# JMS Part Two; tuning behaviour

JMS is the bread and butter of the adapter; it’s been supported even since it was first released. We use JMS as the backbone of all our community deployments; we aren’t picky about the vendor, so long as it supports JMS 1.0 then the adapter will quite happily work with it. I’ve written previously about JMS Connections and the adapter. Most of time, it just works; the problems that you might be having will be configuration based because the default behaviour just aren’t suitable for your environment.

## JMS Message Types and translation

All the standard JMS types are supported, BytesMessage, TextMessage, MapMessage, ObjectMessage are supported in the adapter via their associated MessageTypeTranslator implementations. Of course, vendor specific message types are also supported; such as Progress SonicMQ’s XMLMessage type. There’s also AutoConvertMessageTranslator which is primarily useful when configuring a consumer. By convention, we like you to know what type of message is being delivered onto the JMS destination that the adapter is receiving messages from; of course, sometimes there might be a mix of message types, or maybe you just don’t know. AutoConvertMessageTranslator automagically handles the standard types by delegating to the correct MessageTypeTranslator implementation so if it thinks the javax.jms.Message is a TextMessage then it will delegate to TextMessageTranslator. The mapping from MapMessage is quite simplistic: all name value pairs are assumed to be strings, and they are converted directly into metadata; the resulting payload is empty.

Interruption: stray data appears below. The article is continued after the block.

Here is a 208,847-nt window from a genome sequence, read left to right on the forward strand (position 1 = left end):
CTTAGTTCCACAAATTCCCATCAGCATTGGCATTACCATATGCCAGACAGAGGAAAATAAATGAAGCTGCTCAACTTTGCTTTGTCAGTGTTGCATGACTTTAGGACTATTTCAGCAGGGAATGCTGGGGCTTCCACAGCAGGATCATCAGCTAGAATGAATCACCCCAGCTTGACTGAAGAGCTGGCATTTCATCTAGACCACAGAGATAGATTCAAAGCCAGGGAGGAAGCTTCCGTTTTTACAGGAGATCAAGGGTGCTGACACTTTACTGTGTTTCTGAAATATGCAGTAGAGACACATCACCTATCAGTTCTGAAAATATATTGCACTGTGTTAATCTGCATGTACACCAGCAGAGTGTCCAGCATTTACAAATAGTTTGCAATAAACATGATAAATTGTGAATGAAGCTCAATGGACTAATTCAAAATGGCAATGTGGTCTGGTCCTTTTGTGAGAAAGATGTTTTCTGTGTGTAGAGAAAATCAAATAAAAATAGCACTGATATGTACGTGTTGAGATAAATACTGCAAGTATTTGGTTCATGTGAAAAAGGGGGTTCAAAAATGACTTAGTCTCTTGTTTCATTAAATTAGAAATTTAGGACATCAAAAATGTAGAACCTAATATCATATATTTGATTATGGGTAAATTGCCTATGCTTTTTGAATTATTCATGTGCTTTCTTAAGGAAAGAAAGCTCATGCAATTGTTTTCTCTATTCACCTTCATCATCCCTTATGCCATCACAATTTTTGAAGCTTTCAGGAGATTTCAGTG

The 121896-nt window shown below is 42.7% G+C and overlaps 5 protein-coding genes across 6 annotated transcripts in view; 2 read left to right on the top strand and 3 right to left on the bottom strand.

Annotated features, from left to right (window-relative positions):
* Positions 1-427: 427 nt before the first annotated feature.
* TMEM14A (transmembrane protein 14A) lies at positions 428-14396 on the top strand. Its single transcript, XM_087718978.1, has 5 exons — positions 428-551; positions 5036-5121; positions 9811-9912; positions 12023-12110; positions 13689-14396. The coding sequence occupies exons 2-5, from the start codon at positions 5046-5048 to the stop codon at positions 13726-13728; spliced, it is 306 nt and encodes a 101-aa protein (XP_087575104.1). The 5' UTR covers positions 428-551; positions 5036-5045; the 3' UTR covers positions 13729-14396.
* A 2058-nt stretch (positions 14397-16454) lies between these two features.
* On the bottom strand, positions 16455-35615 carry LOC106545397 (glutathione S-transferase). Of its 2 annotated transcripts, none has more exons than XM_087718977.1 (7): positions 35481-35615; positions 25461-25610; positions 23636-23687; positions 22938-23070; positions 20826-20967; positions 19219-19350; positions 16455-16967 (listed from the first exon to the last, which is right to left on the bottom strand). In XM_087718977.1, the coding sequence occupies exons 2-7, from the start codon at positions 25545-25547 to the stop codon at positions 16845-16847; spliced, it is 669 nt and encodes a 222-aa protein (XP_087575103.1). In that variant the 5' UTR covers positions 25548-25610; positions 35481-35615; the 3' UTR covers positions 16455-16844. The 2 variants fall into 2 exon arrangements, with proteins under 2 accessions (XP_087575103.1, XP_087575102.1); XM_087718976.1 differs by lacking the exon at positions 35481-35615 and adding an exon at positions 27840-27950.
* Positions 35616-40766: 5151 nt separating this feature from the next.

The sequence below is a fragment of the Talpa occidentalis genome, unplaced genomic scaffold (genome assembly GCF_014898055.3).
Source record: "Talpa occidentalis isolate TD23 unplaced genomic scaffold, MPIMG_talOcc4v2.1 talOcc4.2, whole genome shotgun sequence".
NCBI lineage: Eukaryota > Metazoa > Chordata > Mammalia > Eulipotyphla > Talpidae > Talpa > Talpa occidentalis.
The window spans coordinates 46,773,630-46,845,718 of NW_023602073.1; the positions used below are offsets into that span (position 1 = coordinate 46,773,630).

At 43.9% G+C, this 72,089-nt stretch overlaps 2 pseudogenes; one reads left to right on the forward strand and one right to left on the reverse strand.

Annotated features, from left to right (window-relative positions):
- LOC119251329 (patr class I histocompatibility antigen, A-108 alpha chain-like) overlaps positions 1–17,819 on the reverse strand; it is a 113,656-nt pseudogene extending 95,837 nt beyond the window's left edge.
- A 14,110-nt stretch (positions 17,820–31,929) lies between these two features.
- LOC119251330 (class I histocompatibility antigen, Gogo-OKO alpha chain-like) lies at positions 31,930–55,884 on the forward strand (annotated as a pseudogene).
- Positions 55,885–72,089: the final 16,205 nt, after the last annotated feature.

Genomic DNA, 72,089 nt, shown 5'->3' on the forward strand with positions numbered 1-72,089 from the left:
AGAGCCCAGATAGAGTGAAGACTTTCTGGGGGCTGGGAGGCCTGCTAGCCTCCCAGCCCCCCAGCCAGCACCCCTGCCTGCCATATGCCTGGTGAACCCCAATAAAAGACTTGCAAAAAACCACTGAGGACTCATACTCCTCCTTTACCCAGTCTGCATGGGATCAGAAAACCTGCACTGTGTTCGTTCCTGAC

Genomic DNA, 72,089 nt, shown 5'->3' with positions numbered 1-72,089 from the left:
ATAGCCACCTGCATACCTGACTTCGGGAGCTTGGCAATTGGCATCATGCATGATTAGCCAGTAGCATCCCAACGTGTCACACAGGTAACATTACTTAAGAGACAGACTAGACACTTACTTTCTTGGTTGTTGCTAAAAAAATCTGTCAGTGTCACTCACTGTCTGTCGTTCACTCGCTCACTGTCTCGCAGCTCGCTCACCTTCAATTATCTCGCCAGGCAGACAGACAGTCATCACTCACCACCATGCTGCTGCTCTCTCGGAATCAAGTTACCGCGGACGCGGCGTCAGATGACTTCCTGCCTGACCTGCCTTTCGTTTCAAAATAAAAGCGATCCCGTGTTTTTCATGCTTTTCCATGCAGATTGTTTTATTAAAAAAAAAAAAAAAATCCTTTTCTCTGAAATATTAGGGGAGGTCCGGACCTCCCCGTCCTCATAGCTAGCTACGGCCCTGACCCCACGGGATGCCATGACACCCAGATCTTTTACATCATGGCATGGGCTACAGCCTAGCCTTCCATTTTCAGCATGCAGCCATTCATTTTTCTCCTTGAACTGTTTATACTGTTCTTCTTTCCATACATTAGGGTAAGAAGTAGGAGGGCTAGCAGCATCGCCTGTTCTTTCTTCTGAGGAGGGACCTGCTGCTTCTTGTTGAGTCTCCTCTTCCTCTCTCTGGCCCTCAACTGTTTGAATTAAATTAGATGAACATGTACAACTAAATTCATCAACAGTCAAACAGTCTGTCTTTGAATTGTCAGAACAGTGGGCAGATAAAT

The JMS correlation ID is used, well for correlating things; typically a request with a reply message. If you need to handle the correlation id, then you need to configure a CorrelationIdSource implementation. The default is NullCorrelationIdSource which essentially ignores this JMS Header.

So if you wanted to force replies to a given message to come back on MyReplyToDestination then the configuration you need is something similar to this :

• JMSExpiration - this will be used to generate the correct TTL when producing the message. The format of this value should either be a long value (similar to System.currentTimeMillis(), the difference, measured in milliseconds, between the current time and midnight, January 1, 1970 UTC); or a string value in the date format yyyy-MM-dd'T'HH:mm:ssZ.
Powered by Hydejack v6.6.1